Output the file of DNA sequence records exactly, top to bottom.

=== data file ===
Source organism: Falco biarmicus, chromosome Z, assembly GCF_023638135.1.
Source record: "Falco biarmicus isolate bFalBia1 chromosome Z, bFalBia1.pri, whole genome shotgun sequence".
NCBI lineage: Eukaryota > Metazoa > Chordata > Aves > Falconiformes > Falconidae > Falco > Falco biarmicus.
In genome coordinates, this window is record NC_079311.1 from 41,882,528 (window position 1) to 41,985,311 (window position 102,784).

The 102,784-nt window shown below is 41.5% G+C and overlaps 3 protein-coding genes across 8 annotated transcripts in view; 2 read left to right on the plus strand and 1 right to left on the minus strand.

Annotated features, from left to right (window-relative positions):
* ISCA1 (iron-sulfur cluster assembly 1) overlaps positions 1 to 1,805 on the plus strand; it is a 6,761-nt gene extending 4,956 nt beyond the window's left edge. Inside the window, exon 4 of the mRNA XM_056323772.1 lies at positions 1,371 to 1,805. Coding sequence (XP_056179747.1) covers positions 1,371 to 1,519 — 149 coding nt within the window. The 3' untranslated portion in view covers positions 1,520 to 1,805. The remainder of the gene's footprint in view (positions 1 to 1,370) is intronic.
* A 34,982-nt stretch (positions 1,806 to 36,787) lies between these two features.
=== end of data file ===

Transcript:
Source organism: Falco biarmicus, chromosome Z, assembly GCF_023638135.1.
Source record: "Falco biarmicus isolate bFalBia1 chromosome Z, bFalBia1.pri, whole genome shotgun sequence".
NCBI lineage: Eukaryota > Metazoa > Chordata > Aves > Falconiformes > Falconidae > Falco > Falco biarmicus.
In genome coordinates, this window is record NC_079311.1 from 41,882,528 (window position 1) to 41,985,311 (window position 102,784).

The 102,784-nt window shown below is 41.5% G+C and overlaps 3 protein-coding genes across 8 annotated transcripts in view; 2 read left to right on the plus strand and 1 right to left on the minus strand.

Annotated features, from left to right (window-relative positions):
* ISCA1 (iron-sulfur cluster assembly 1) overlaps positions 1 to 1,805 on the plus strand; it is a 6,761-nt gene extending 4,956 nt beyond the window's left edge. Inside the window, exon 4 of the mRNA XM_056323772.1 lies at positions 1,371 to 1,805. Coding sequence (XP_056179747.1) covers positions 1,371 to 1,519 — 149 coding nt within the window. The 3' untranslated portion in view covers positions 1,520 to 1,805. The remainder of the gene's footprint in view (positions 1 to 1,370) is intronic.
* A 34,982-nt stretch (positions 1,806 to 36,787) lies between these two features.